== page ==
I was reading an adoption blog the other day, and the author basically said, "Sorry I haven't updated this blog fora number of...
School Musicals and Homeland Visits
February 17, 2012, 12:57 pm
My Chinese-born daughter has been cast as an orphan in a school production of "Annie." She sings the songs until they are constantly...

International Adoption Forums

Getting tired - need some encouragement
April 14, 2014, 4:45 pm
from someone who has made it through the other side OKay, I know this is really a vent, and nothing anyone can say can really change...
Attorney Hugo Fernando Figueroa Mazariegos?
April 14, 2014, 12:52 pm
He is my father, that is if he is an attorney in Guatemala. I have been looking for him but I can help you if you wish. Are you my sibling?
Switching agencies
April 13, 2014, 9:48 am
Is it possible to switch agencies once the dossier is in the country? Has anyone done it?
Visitor Comments (11)
Adding your comments contributes to the adoption community. Please keep all comments on topic and civil. Visitors are invited to comment and vote for or flag comments based on appropriateness and helpfulness. All comments must adhere to our commenting rules and are subject to moderation.
Priscilla - 4 months ago
0 0 3
Help trying to find adopted parents from Belize, I have no idea where to even begin... #1
Gary - 5 months ago
0 0 2
I have a question...If a child was legally adopted out of an orphanage in Japan and brought to the United States, and now 40 years later has lost their birth certificate who do they contact for a new birth certificate? The state the adoption took place in or Japan? #2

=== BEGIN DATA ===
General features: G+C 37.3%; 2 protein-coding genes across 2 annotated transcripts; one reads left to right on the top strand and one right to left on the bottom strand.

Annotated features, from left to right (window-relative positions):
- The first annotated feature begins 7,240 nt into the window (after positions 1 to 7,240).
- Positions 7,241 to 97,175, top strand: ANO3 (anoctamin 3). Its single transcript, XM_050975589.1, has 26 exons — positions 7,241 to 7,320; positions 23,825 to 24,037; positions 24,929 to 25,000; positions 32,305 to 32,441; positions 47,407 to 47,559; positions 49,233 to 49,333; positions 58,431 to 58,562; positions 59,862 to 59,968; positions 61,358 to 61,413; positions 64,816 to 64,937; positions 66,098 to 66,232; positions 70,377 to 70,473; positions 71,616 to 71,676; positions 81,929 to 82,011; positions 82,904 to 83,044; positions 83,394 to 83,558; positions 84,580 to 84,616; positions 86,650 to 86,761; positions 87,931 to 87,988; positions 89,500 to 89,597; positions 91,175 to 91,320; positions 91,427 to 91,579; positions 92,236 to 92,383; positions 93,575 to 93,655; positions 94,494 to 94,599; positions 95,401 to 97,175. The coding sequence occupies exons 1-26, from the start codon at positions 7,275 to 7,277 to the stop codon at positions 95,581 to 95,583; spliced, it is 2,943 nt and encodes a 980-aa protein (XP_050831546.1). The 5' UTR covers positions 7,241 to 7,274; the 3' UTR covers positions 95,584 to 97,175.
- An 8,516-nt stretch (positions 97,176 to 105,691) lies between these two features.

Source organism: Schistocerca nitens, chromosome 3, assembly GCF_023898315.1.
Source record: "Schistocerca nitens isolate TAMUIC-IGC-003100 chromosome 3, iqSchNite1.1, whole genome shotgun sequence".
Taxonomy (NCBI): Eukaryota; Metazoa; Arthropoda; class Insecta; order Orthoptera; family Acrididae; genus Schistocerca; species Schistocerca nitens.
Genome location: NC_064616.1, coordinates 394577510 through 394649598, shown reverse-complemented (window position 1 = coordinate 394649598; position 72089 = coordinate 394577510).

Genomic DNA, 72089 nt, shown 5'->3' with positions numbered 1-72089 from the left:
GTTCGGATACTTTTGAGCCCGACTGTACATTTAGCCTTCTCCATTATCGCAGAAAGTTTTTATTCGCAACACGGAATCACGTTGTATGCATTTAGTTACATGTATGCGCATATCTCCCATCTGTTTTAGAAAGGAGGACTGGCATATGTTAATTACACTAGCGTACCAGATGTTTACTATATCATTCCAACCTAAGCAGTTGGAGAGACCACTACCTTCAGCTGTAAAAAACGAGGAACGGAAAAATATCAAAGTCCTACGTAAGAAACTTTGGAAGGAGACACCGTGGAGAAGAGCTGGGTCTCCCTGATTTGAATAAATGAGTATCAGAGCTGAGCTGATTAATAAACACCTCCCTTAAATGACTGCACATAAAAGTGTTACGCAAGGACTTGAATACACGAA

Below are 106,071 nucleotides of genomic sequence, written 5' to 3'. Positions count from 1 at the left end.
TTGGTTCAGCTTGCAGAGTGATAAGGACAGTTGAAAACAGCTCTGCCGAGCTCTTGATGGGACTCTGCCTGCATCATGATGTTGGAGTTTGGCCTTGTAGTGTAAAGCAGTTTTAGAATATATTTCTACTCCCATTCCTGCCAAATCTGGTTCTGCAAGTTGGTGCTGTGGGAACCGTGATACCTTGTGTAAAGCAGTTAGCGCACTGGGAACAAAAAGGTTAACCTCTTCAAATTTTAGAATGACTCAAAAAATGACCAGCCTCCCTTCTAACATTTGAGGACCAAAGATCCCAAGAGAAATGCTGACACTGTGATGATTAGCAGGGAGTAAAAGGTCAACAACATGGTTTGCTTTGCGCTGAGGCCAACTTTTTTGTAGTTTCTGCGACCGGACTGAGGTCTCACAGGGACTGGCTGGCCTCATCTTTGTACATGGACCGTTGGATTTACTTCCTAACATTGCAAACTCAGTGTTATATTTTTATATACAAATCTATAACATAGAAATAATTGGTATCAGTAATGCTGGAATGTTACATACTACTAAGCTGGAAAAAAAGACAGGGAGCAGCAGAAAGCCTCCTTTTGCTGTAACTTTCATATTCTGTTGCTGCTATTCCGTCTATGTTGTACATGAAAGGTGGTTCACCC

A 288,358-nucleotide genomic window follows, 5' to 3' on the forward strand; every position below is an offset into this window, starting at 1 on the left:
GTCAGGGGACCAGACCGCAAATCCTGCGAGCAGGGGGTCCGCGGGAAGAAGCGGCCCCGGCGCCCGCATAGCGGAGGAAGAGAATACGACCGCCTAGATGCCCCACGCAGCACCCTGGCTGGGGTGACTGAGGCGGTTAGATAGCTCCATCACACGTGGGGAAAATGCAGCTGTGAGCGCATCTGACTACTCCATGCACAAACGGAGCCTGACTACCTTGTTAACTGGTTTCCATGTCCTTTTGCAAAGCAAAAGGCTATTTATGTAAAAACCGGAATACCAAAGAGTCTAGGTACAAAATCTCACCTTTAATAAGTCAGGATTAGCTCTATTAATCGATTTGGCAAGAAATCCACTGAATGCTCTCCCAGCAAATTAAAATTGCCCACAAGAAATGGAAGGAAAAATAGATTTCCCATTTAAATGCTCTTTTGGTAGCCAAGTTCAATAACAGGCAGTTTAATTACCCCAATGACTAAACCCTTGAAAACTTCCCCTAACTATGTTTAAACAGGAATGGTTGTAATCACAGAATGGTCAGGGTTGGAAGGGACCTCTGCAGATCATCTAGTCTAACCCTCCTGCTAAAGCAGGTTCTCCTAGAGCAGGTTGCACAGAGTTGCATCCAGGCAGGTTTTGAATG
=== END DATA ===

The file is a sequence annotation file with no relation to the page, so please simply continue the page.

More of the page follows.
Guest - 2 months ago
0 0 2
Moroesi...are you pregnant??? #3
provplace - 5 months ago
0 1 2
Adopting internationally is an exciting, enriching experience that offers travel abroad and the opportunity to learn foreign cultures and customs. Not only does adopting internationally assist families in achieving their dream of parenthood, but also fulfills the dream of children in orphanages who await the love of a family. #4
susan - 3 days ago
0 0 0
Canada adoption help please! My friend is a Canadian resident living in the U.S., married to U.S citizen. She has permanent legal custody of her 8 y.o. niece but wants to adopt. US immigration has told her daughter cannot leave US (or get back in) until adoption occurs. Where to start? Canada adoption?US adoption? Immigration? Anyone have experience with this? #5
Angelique - 4 weeks ago
0 0 0
I am engaged to a wonderful man born to a young mother in Seoul S. Korea on July 8, 1978. This is what my fiancee posted on his FB wall: "My birth name is Nam, Yong Chul. I was born on July 8, 1978 in Seoul, South Korea. I have no information on my mother, Just the name she gave me at birth. All I want is to see you one time, Just to say thank you and I love you." I love him very much and I want to be able to help him find peace before we get married. Please help! Please contact me ASAP! #6
VICKI - 7 months ago
0 1 2
I am helping my friend to look for his sister that was left at the steps of an baby orphanage in Patra. Vrefokomio Patras. The name of the family is called DIONISOPOULOS WRITE ME ANY INFORMATION YOU HAVE xxxx. Maybe still alive names usualy change and birthdates. thank you #7
Mary - 1 month ago
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How does an adoptive parent maintain respect and honor towards china pre and post adoption? #8
Robert - 3 months ago
0 0 0
Im trying to find adoption paper for parents to sign so i can keep coustudy of a 15 year old child #9
Eddie Miller - 7 months ago
0 0 1
Looking For My Sister Eddie Miller #10
muluken yesigat - 4 weeks ago
1 0 0
My uncle and his wife past and i was trying to adapt there kids if any one know where can I start the processes. #11